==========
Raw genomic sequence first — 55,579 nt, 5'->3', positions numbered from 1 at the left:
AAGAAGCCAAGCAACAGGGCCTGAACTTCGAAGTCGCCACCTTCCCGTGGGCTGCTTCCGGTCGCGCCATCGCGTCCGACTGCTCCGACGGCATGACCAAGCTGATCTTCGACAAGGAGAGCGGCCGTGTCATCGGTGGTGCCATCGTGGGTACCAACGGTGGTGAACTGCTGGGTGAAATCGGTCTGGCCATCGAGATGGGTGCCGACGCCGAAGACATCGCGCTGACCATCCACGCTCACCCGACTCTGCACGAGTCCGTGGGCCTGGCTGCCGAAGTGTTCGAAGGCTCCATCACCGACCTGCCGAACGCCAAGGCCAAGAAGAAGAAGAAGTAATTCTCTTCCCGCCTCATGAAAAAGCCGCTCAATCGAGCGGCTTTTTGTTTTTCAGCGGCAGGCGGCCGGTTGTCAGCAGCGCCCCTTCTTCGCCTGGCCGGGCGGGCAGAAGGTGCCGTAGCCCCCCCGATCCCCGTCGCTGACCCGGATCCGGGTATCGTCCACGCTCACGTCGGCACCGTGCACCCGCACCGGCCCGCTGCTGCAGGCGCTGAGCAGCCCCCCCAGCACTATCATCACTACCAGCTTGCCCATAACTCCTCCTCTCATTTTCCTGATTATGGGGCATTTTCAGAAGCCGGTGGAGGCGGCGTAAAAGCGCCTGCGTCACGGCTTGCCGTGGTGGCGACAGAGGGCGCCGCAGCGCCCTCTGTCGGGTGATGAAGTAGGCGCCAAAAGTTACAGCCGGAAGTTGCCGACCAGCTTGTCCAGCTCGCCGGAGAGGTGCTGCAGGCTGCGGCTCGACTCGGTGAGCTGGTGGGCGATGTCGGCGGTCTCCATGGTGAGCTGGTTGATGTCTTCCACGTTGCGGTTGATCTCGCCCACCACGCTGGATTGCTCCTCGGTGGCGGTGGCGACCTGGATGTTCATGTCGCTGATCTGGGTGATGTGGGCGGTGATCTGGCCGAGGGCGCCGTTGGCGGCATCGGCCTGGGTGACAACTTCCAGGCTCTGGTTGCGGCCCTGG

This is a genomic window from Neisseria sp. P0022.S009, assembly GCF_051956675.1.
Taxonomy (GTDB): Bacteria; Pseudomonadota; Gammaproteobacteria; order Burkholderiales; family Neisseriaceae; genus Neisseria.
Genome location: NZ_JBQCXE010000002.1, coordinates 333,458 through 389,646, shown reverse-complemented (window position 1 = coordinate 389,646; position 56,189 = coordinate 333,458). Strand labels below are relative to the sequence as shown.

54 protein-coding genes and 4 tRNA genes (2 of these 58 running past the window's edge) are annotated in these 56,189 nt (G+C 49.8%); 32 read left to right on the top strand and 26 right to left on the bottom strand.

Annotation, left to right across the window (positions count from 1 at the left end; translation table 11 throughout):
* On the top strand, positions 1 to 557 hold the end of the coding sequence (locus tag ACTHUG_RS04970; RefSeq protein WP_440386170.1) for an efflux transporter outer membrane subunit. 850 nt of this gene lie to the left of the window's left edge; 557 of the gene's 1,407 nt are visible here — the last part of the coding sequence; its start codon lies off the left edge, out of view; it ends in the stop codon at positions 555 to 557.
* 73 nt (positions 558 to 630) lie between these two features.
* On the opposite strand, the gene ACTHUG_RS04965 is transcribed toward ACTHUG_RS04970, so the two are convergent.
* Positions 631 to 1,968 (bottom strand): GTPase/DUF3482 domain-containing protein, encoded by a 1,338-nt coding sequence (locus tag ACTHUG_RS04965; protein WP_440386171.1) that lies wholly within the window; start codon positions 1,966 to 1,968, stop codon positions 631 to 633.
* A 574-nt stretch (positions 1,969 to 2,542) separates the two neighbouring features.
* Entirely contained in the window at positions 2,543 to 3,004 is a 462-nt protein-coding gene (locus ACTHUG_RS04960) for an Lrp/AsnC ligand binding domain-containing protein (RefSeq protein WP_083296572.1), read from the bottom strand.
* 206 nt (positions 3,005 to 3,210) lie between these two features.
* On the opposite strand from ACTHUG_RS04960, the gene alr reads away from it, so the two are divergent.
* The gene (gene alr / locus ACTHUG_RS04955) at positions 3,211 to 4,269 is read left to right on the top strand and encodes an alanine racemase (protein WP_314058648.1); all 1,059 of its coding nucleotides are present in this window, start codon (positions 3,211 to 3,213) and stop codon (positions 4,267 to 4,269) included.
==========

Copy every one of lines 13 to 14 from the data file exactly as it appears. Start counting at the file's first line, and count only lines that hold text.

* Entirely contained in the window at positions 2,543 to 3,004 is a 462-nt protein-coding gene (locus ACTHUG_RS04960) for an Lrp/AsnC ligand binding domain-containing protein (RefSeq protein WP_083296572.1), read from the bottom strand.
* 206 nt (positions 3,005 to 3,210) lie between these two features.